I’m so very excited about The First Empire series; like Riyria, it is a single tale told through self-contained episodes with their own conflict and resolution. This series is very much an ensemble cast where the strengths of a number people are necessary to accomplish great deeds rather than one or two central characters carrying the tale. Technically, The First Empire is set in the same world as the Riyria stories, but the events take place 3,000 years in the past. The technology and cultures are so different between the two that most wouldn’t necessarily think of them as connected. In addition, magic was much more common in the days of the First Empire whereas in Riyria “The Art” is looked upon with suspicion and fear.

Have we heard all there is to hear from Hadrian and Royce? Will more tales of their adventures be forthcoming?

Some time ago I came to the conclusion that there will be a third Riyria Chronicle, so that would be the ninth novel with the pair. I’ve started scripting some aspects of the plot, but until The First Empire is finished, I don’t want to think too hard about that.  Still, I can’t keep the two from invading my head so I’m jotting down notes as they come up, and that will make writing the third book go much more smoothly.  Because I write an entire series before publishing the first book, it means I have to get through all five First Empire stories before I can return to the pair.  Originally my new series was going to be three books, and then it expanded to four, and very recently to five…where I believe it will stay.  I have the first four written, and I expect to complete the fifth by mid-April.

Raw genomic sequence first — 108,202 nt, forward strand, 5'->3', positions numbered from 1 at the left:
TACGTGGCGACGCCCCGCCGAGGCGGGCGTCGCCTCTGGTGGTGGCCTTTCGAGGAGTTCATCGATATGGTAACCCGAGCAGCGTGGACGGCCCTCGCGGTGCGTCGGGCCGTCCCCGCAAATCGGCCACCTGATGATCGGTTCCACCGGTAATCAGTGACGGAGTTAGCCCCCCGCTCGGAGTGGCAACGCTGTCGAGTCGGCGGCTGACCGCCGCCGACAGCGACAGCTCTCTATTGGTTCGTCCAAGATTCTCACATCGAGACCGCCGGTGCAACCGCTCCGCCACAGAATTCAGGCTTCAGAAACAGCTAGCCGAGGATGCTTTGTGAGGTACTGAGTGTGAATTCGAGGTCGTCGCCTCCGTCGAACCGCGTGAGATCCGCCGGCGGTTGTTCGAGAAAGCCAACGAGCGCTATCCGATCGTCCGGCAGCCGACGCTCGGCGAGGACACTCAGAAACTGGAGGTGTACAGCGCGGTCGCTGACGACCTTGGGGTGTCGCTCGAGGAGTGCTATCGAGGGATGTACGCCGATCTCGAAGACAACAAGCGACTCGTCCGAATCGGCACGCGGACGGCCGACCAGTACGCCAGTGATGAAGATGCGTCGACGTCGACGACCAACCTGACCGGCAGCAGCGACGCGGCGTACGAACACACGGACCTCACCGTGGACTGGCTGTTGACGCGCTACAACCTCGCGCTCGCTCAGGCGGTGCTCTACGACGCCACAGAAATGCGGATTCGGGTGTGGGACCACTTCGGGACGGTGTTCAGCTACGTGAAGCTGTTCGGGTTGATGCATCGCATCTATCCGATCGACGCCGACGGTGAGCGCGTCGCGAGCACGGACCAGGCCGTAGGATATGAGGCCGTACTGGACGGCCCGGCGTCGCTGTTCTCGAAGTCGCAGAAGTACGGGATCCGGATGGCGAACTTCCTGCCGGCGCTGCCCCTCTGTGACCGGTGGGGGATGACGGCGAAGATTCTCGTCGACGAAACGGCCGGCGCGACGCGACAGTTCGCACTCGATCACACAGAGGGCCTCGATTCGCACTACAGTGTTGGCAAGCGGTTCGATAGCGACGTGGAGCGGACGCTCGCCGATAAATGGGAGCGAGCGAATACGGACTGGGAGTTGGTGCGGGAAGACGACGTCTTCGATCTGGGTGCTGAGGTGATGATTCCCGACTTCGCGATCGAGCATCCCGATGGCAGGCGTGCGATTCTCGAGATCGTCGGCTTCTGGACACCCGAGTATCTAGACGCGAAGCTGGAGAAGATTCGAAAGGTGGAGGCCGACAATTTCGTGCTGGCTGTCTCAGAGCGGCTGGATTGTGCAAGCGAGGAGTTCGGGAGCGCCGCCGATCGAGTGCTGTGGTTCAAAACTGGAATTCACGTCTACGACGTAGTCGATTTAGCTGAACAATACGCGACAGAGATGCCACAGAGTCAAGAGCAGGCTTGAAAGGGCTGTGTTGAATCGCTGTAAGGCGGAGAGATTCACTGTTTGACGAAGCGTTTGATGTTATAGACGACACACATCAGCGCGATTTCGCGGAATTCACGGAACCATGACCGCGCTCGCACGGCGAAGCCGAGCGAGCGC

Will there be a fourth Chronicle? I don’t know. It’s important to me that the pair doesn’t overstay their welcome, so I’m taking those books one at a time. Like I said, the feedback from The Rose and the Thorn made me realize that there is still a desire on the part of readers for more adventures, and I’m more than happy to oblige.  So, I’ll put out the third book and take the temperature again. I have more than enough stories that I “could” write, but “could” and “should” are two different things. I’d rather leave that franchise early then be “that guy” who didn’t know when to quit and ended up ruining something that was once well respected.

Do you have any closing comments?

Not that I can think of other than to say that I’m eternally grateful to the readers that make my dream of writing a reality. I write books I want to read, and the hope is always that others will enjoy them as well.  So far, this approach has worked well. In many ways, writing is its own reward, but hearing others enjoy the works elevates the whole process to a level that I can’t achieve on my own. I’ll keep writing, and hope that others will keep reading.

Thank you for your time!

Thanks for having me!